Kindergarten teacher Maria Knee says her pedagogy hasn’t changed much since she began teaching in 1972. She wants her young students to work for real purposes, have opportunities to talk with one another, and explore concepts in hands-on ways.
What has changed are the tools she uses. Starting six years ago, Knee, who teaches at Deerfield Community School in Deerfield, N.H., created a class blog, which serves as a digital journal of what’s happening in her classroom. As part of the blog, Knee infuses several technological tools into her teaching.
Students use digital voice recorders to read stories that they create and that are stored on the blog. They also use digital cameras to make video recordings of themselves demonstrating concepts they have learned. In addition, they edit video, deciding what information is most important and what can be snipped away. And they connect with other kindergarten classes in different states and countries through their blog.
Much of what Knee has learned about using technology in teaching comes from her own research. She has formed connections with teachers in other states and countries who blog with young students. She reads voraciously, and listens to podcasts and webinars about educational technology.
Traditional professional development, however—the kind in which teachers attend a one-time workshop or conference to learn a new teaching method, for example—hasn’t provided much help in bringing her classroom into the 21st century.
“I don’t really find that a lot of professional development meets my needs,” Knee says.
That reality needs to change, say many education experts.
To help teachers integrate technology more effectively into their teaching, professional development around educational technology should be a higher priority for schools and districts, experts say, and it needs to be ongoing and collaborative.
Most importantly, they say, professional development on educational technology should focus, with razor-sharp attention, on what students need to learn, rather than on how to use a specific device.
“Too often, when we talk about professional development around technology, we are not starting with the learning outcomes we want to achieve,” says Leslie Conery, the interim chief education officer for the International Society for Technology in Education, or ISTE, a Washington-based nonprofit that supports the use of information technology in learning and teaching.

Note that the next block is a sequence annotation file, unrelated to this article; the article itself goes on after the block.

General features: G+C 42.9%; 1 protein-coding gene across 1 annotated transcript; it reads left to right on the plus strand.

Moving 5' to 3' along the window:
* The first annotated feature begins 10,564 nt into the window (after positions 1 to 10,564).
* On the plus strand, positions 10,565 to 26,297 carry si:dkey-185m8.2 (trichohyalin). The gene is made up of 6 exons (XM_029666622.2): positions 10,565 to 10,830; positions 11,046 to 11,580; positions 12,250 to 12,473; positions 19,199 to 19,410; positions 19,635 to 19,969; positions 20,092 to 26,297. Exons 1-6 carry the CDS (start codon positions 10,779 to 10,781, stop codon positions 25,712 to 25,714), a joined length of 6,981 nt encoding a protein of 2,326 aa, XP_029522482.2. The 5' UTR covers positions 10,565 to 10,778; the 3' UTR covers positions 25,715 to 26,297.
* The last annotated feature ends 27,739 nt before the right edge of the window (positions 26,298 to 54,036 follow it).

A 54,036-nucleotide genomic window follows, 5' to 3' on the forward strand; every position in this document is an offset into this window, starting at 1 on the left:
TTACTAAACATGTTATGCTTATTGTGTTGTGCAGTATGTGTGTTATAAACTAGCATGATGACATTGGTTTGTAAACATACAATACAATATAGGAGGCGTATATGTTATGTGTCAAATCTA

“Instead, it’s ‘I want to use an iPad in my class. So I have to sit and learn the device.’ While sometimes you do just have to sit and learn how to use a device, that shouldn’t be the starting place,” she says. “The starting place should be what you want your kids to learn, such as learning how to be better readers, to write more creatively, or to hold good classroom discussions.”
Plus, technology shouldn’t be learned in isolation, but in the context in which it’s going to be used, experts say.
“All successful learning begins with a problem, and it has to be one you can relate to,” says Barry Fishman, an associate professor of educational studies and learning technologies at the University of Michigan in Ann Arbor. “So, rather than saying I’m going to help you use wiki, a much better place to start is to say, ‘I understand you want to foster collaboration or knowledge-building. Wikis can lend themselves to that approach.’ ”
Many districts and schools are in fact moving away from solely using the traditional format of professional development to encourage technology integration into teaching.
To turn his school into a technologically savvy place of learning, Eric Sheninger, the principal of the 660-student New Milford High School in New Milford, N.J., worked with a group of three teachers on technology issues. They focused their work on finding ways that technology could bolster student engagement in learning.
The group then researched and experimented with different programs and tools those teachers thought would excite students and deepen their learning. They shared what they learned with colleagues at the school.